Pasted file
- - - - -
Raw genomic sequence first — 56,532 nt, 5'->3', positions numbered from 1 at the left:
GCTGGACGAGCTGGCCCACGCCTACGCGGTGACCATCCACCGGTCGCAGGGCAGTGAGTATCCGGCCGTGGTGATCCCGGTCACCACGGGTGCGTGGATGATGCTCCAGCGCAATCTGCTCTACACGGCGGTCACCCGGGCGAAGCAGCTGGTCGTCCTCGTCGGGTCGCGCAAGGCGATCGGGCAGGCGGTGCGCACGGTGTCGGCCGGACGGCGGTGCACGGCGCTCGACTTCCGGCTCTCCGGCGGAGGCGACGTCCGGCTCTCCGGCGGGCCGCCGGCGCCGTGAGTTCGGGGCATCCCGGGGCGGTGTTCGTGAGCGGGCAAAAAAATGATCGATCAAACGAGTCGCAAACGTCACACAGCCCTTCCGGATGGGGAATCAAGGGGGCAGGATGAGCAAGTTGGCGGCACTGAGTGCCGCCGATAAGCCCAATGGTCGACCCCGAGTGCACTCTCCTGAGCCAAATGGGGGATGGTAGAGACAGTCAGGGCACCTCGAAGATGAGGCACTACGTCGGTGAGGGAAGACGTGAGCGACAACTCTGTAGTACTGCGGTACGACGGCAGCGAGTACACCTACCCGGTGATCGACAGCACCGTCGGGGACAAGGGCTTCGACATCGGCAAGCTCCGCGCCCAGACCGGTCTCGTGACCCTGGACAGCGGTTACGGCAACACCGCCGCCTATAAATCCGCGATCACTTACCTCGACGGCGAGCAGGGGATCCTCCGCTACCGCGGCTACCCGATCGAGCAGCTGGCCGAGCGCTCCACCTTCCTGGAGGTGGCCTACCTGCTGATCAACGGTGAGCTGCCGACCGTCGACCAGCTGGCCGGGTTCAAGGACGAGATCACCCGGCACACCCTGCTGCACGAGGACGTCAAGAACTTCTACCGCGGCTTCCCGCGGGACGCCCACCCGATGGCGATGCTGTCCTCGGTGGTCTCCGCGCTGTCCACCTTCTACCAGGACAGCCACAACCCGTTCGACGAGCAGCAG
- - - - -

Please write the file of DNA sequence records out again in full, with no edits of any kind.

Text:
Raw genomic sequence first — 56,532 nt, 5'->3', positions numbered from 1 at the left:
GCTGGACGAGCTGGCCCACGCCTACGCGGTGACCATCCACCGGTCGCAGGGCAGTGAGTATCCGGCCGTGGTGATCCCGGTCACCACGGGTGCGTGGATGATGCTCCAGCGCAATCTGCTCTACACGGCGGTCACCCGGGCGAAGCAGCTGGTCGTCCTCGTCGGGTCGCGCAAGGCGATCGGGCAGGCGGTGCGCACGGTGTCGGCCGGACGGCGGTGCACGGCGCTCGACTTCCGGCTCTCCGGCGGAGGCGACGTCCGGCTCTCCGGCGGGCCGCCGGCGCCGTGAGTTCGGGGCATCCCGGGGCGGTGTTCGTGAGCGGGCAAAAAAATGATCGATCAAACGAGTCGCAAACGTCACACAGCCCTTCCGGATGGGGAATCAAGGGGGCAGGATGAGCAAGTTGGCGGCACTGAGTGCCGCCGATAAGCCCAATGGTCGACCCCGAGTGCACTCTCCTGAGCCAAATGGGGGATGGTAGAGACAGTCAGGGCACCTCGAAGATGAGGCACTACGTCGGTGAGGGAAGACGTGAGCGACAACTCTGTAGTACTGCGGTACGACGGCAGCGAGTACACCTACCCGGTGATCGACAGCACCGTCGGGGACAAGGGCTTCGACATCGGCAAGCTCCGCGCCCAGACCGGTCTCGTGACCCTGGACAGCGGTTACGGCAACACCGCCGCCTATAAATCCGCGATCACTTACCTCGACGGCGAGCAGGGGATCCTCCGCTACCGCGGCTACCCGATCGAGCAGCTGGCCGAGCGCTCCACCTTCCTGGAGGTGGCCTACCTGCTGATCAACGGTGAGCTGCCGACCGTCGACCAGCTGGCCGGGTTCAAGGACGAGATCACCCGGCACACCCTGCTGCACGAGGACGTCAAGAACTTCTACCGCGGCTTCCCGCGGGACGCCCACCCGATGGCGATGCTGTCCTCGGTGGTCTCCGCGCTGTCCACCTTCTACCAGGACAGCCACAACCCGTTCGACGAGCAGCAG